Eating clean means eating more whole foods and less processed foods. It may sound like a fad, but it’s not based on unrealistic eating patterns or cutting out entire food groups. Need more guidance? See our 10 clean eating tips here to get started.
Cleaning up your diet is a lot easier when your pantry, fridge and freezer are filled with healthy, clean foods. Whole foods like fruits and vegetables are easy-to-spot clean foods, but you can also tell a clean product by its short ingredient list, filled with names you recognize (and can even pronounce!). A hallmark of eating clean is to choose foods with healthy ingredients like whole grains and healthy fats and those low in added sugar and salt. Here are some other tips to help you stock your...read full post »
Greek Vs. Regular: By the Numbers
Greek yogurt has surged in popularity in recent years, and with good reason. Straining out the extra whey in yogurt makes Greek yogurt thick, creamy and tangy. The plain variety has less sugar and more protein than typical yogurt. But regular yogurt delivers twice the bone-strengthening mineral calcium. Greek yogurt also tends to be more expensive than regular yogurt, because more milk goes into making each cup.
Pictured Recipe: Apple Oatmeal
|SERVING: 1 cup (nonfat)||GREEK||REGULAR|
|Total fat (g)||0||0|
|Total carb (g)...|
It’s hard to beat the ease of opening a jar (unless, of course, it’s screwed on super-tight) to help bring pasta night together in a flash. To find a sauce that’s good for you, here’s what you need to know.
1. Calorie counts
Who knew something that’s predominantly tomatoes could vary so greatly? Sauces on the shelf have anywhere from 40 to 110 calories per ½-cup serving, depending on how much oil is added and how thick the sauce is.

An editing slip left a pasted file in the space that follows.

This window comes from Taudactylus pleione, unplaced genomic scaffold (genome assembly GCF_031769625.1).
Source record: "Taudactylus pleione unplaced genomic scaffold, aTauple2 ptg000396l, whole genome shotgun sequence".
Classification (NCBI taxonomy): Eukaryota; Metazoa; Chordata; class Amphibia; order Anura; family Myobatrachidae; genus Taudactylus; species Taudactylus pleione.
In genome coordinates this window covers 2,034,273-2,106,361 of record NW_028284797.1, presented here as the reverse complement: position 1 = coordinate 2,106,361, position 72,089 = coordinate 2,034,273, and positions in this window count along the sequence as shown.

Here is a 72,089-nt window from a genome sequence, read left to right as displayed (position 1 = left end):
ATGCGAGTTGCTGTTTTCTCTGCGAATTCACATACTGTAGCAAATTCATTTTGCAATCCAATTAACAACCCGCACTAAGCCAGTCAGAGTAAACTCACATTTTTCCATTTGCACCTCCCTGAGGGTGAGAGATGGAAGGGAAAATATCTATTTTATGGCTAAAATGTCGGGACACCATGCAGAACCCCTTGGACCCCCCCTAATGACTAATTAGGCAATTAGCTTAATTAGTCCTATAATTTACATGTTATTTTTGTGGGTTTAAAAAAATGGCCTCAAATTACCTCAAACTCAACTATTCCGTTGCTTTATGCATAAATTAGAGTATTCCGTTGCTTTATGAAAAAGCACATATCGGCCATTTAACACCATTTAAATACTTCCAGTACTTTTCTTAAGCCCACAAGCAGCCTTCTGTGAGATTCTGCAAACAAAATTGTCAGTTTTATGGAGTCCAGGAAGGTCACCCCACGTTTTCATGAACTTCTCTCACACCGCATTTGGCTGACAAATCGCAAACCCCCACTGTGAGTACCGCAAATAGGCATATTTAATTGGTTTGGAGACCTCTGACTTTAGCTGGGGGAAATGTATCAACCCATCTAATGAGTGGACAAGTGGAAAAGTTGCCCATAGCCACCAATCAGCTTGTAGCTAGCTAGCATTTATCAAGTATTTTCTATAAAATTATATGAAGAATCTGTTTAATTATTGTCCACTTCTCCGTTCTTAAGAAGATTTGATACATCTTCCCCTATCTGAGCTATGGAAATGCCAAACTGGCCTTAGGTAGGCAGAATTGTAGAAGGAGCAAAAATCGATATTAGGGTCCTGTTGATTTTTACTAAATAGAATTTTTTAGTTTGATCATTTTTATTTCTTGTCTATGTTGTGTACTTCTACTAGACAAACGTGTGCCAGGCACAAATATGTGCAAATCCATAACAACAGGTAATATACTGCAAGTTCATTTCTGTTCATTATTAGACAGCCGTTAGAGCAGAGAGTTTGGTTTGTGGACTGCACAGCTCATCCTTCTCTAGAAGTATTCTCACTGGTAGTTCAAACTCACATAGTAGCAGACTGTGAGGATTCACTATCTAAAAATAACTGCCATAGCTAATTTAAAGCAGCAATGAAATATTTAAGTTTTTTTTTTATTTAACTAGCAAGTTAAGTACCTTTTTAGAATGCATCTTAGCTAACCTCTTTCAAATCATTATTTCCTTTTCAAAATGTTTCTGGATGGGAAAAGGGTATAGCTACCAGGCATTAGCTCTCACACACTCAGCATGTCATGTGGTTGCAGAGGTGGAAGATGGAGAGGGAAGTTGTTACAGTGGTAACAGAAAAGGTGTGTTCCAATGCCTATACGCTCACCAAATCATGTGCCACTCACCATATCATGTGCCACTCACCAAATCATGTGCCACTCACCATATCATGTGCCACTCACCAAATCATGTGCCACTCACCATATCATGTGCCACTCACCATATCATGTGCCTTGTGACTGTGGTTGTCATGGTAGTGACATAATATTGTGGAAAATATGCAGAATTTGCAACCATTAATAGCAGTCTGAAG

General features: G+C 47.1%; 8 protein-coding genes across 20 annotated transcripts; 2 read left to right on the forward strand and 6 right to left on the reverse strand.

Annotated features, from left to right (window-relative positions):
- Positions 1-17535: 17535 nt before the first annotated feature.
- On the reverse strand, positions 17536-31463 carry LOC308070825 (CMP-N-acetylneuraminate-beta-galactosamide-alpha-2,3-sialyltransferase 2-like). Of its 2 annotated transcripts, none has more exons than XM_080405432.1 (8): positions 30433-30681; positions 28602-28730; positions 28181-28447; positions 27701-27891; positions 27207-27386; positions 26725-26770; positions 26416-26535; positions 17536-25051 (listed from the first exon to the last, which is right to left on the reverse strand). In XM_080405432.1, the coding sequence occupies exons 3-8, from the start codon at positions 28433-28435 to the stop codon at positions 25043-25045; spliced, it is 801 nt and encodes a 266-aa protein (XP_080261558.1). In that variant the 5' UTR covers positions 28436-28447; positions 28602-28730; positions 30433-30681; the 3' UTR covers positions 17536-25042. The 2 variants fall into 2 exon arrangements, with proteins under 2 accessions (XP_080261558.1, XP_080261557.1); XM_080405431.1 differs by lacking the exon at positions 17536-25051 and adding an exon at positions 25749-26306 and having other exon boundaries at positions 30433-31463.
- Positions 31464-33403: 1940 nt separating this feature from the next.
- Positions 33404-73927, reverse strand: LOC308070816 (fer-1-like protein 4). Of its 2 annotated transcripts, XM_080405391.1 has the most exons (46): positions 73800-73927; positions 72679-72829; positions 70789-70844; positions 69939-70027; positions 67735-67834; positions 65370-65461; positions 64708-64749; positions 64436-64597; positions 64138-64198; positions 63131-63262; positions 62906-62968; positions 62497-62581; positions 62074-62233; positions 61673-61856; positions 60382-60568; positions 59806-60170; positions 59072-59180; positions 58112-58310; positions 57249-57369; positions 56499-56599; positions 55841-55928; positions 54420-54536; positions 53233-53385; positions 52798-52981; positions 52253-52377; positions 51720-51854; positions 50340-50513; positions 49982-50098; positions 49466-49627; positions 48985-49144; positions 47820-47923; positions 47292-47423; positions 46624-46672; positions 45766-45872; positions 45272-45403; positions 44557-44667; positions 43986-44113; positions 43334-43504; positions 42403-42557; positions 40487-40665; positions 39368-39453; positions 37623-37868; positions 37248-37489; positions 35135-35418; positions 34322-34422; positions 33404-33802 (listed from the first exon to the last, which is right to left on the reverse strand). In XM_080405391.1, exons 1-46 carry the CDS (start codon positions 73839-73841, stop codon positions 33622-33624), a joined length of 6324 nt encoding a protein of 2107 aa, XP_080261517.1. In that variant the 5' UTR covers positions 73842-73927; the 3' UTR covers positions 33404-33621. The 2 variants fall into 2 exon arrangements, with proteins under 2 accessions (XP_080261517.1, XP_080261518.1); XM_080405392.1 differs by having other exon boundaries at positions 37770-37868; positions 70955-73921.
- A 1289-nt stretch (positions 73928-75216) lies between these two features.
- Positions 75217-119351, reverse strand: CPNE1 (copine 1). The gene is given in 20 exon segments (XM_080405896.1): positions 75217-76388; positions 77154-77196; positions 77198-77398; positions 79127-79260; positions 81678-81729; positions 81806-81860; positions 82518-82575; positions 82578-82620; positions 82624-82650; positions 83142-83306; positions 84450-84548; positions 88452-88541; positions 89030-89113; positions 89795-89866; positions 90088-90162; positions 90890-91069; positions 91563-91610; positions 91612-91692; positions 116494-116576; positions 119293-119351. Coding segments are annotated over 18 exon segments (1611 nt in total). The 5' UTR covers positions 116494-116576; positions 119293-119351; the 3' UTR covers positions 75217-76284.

2. The variations
Different flavors by the same brand can have very different ingredients and nutrition stats, so check the labels even when choosing between almost identical-looking sauces.
3. Money matters
You get what you pay for. The premium brands ($7-9) we tested had cleaner ingredient lists and tasted better than the $3...
If you really want to see that number on the scale drop, what you put in your mouth matters most. People who simply cut calories to slim down lose about 2 pounds a week, says a study in the International Journal of Obesity and Related Metabolic Disorders. At the same time, people who exercise but don’t restrict calories drop less than half a pound each week.
Why doesn’t physical activity produce the same pound-dropping results as calorie restriction? One thought is that though exercise burns calories, it doesn’t rev your metabolism, says a study in Obesity Reviews. It also doesn’t prevent your metabolism from slowing as you lose pounds. As you slim down—via any method—your metabolism slows incrementally with your weight loss and, despite what many believe, exercising doesn’t keep that from happening. As you lose weight, you burn fewer...read full post »
Eating clean may seem like a trendy idea, but in the EatingWell Test Kitchen, it’s what we always think about when we develop recipes—and how we like to cook at home. It’s simply a healthy—and sustainable—way to approach all your meals. “Clean eating means filling your plate with real, whole foods, eating a variety of fruits and whole grains, moderate amounts of lean meats and sustainable seafood, dairy, nuts and seeds and healthy oils,” says Michelle Dudash, registered dietitian and author of Clean Eating for Busy Families. And, she adds, “Notice how you don’t eliminate food groups?” Now that’s good news!
Don't Miss: See How to Eat Clean
To help jump-start your clean-eating efforts, I’ve put together a 7-day...read full post »